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Summary: In light of having a NY firefighter, the Iraqi war, and Palm Sunday, this sermon talks about the liberation Jesus brought not only to Jerusalem, but also to us today through the forgiveness of sin (based on Ron Lavin’s Book “I Believe, Help My Unbelief: A

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“I Believe in Forgiveness of Sins”

I Believe, Help My Unbelief Series ~ Luke 19:28-40

April 13, 2003 ~ Palm Sunday

Purpose: In light of having a NY firefighter, the Iraqi war, and Palm Sunday, this sermon talks about the liberation Jesus brought not only to Jerusalem, but also to us today through the forgiveness of sin (based on Ron Lavin’s Book “I Believe, Help My Unbelief: Another Look At the Apostle’s Creed).

INTRODUCTION

I. On September 11, 2001 – Evil seemed to be everywhere. Planes were falling from the skies,

buildings and the people within them found themselves under attack, things looked hopeless.

But someone did something about it. First responders (fire, police, emt) came rushing to the scene as everyone else was rushing away from it. Many made it out of harms way due to their efforts.

But the evil did not win. Although many did lose their lives, it did not quench the American spirit as the high-jackers had hoped. New York is being rebuilt and its stronger than ever.

II. On our televisions over these past years – Evil seemed to be everywhere. The people of Iraq found themselves under a evil dictator. He put his image on pedestals. He starved his people while he lived in palaces. He built up his armies and invaded neighboring countries.

But someone did something about it. The men and women of the coalition forces rolled into Bahgdad this week and people cheered. The image on pedestals came down. Food and water began arriving, and the palaces, which represented the extravagances of a ruthless ruler, were stripped.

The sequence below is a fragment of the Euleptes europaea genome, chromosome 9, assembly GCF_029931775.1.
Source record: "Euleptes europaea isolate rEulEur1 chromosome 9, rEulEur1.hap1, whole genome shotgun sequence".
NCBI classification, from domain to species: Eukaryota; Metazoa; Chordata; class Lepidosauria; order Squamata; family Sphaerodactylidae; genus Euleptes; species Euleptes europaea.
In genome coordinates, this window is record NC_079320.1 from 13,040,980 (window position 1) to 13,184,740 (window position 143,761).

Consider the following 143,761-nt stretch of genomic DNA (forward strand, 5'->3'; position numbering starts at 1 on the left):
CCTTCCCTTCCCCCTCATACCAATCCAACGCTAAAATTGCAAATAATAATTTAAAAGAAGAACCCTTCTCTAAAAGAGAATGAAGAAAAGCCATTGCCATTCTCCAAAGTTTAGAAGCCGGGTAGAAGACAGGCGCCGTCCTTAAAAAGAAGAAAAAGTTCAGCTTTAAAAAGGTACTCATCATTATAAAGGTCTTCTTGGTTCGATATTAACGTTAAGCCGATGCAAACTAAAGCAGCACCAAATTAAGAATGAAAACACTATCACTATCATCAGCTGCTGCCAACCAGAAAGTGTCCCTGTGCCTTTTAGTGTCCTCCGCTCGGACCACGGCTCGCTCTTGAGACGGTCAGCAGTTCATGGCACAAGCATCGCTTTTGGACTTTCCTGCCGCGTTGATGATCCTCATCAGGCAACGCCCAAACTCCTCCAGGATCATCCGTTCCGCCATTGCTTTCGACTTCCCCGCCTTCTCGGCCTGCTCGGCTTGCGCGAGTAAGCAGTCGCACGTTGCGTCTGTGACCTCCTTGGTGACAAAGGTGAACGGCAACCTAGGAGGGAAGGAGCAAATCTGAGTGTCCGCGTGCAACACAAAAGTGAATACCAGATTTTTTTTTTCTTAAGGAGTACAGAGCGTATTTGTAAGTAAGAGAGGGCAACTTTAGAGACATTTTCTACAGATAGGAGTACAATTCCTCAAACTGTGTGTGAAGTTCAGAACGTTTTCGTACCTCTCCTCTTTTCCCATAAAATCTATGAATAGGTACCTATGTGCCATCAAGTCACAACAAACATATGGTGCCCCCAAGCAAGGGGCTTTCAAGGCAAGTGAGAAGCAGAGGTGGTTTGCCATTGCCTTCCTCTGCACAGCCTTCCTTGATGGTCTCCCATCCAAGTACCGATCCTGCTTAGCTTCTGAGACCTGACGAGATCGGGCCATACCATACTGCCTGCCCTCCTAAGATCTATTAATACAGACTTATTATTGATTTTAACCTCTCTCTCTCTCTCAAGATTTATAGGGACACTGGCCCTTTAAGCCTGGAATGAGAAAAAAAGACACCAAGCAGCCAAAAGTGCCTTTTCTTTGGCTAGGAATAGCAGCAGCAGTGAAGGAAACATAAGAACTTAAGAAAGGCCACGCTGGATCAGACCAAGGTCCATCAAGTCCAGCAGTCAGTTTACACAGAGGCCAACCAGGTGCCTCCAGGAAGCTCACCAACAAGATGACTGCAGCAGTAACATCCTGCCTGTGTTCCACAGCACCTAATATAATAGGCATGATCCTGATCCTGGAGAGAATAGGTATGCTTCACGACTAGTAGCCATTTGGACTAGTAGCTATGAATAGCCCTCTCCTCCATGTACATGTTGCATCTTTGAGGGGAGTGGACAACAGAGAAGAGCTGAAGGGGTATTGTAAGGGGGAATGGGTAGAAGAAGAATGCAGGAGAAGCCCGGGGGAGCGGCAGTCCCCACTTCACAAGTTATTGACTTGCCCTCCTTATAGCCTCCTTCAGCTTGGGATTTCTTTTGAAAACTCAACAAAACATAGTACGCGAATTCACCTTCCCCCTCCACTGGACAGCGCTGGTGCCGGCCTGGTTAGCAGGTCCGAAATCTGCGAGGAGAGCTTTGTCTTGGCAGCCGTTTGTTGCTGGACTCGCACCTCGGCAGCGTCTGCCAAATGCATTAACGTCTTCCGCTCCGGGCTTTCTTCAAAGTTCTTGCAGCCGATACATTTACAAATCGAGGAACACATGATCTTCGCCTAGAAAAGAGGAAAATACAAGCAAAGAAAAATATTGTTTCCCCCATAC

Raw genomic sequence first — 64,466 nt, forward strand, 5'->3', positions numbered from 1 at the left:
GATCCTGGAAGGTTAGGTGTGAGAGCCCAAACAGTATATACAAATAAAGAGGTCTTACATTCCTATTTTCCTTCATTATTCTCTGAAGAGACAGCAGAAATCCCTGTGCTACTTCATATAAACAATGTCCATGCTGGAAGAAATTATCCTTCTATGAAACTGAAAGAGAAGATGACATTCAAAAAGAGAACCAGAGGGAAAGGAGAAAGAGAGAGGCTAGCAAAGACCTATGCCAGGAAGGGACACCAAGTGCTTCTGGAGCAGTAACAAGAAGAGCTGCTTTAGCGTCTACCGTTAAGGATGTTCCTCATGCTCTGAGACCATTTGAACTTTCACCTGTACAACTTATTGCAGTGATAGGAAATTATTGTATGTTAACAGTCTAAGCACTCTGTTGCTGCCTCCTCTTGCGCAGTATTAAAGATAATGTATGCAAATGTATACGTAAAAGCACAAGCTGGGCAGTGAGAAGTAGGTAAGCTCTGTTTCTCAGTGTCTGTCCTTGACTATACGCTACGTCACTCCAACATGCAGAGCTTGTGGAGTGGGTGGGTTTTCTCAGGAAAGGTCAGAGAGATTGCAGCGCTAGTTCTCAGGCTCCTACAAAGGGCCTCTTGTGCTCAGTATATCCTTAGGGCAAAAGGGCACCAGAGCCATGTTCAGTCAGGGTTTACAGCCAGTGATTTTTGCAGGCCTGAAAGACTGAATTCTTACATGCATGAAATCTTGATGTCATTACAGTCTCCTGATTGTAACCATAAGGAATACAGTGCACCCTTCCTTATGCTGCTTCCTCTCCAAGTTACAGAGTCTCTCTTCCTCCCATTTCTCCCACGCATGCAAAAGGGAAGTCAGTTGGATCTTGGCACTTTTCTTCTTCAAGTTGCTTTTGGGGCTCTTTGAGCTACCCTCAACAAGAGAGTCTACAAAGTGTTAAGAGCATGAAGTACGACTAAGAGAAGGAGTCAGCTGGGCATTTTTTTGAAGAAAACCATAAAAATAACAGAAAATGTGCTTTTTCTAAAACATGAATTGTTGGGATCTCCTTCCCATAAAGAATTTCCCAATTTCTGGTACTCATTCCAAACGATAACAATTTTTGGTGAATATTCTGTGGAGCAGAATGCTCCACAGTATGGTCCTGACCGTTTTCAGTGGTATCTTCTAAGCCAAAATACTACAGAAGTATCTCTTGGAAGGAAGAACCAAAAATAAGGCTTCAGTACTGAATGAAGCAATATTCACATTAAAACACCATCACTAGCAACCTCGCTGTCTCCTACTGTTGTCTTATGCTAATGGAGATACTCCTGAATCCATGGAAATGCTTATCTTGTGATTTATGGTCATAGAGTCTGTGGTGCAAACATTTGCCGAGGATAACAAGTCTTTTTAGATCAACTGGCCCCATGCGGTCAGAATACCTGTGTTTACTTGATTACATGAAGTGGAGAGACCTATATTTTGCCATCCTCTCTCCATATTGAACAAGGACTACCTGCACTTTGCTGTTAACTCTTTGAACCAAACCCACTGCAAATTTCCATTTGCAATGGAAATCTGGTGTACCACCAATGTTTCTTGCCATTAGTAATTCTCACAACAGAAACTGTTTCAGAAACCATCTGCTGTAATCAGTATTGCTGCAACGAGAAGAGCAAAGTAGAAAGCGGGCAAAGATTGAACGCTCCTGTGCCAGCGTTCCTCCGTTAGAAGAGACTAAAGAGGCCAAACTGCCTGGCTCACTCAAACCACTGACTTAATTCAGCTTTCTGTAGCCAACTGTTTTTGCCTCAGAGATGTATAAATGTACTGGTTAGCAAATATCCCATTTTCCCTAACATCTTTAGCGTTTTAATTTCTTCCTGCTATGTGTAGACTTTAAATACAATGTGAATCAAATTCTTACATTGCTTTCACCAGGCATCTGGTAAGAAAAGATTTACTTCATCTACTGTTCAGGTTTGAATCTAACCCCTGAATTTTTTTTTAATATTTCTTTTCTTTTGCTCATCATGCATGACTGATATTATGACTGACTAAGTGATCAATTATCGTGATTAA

Evil has not won nor will it. Saddam has been removed and the people of Iraq are being liberated for the first time in decades.

III. In Jesus’ time, he came to Jerusalem when evil seemed to be everywhere. A puppet ruler by the name of Pontious Pilate served under direct orders from another puppet king, called Herod, who answered to the Roman emperor. The people were oppressed. The finest food, clothing, riches were always sent to Rome, and Pilate and Herod took their cut as the items made their journey westward.

But something happened in Jerusalem just before the Passover. Somebody, namely the carpenter’s son from Nazareth turned prophet and rabbi, was coming. To the people this mean true liberation. Pilate and Herod would be overthrown. The Roman Empire would be challenged and prosperity would once again return to Jerusalem and its surround areas.

“Hosanna!” was their cry. “Blessed is he who comes in the name of the Lord!” They wanted liberation, and Jesus was going to be their liberator. But that’s not quite how it happened.

Unlike the first responders of 9/11 and the coalition forces who brought and are bringing freedom from circumstances and dictators, Jesus was bringing a different liberation.

It was not a liberation just for the people of Jerusalem.

It was not a liberation just for the people of the kingdom.

It was not a liberation just for the people of the empire.

It’s a liberation that extends beyond New York and beyond the Middle East.

This liberation would be something much greater than anyone had realized. In fact, through the


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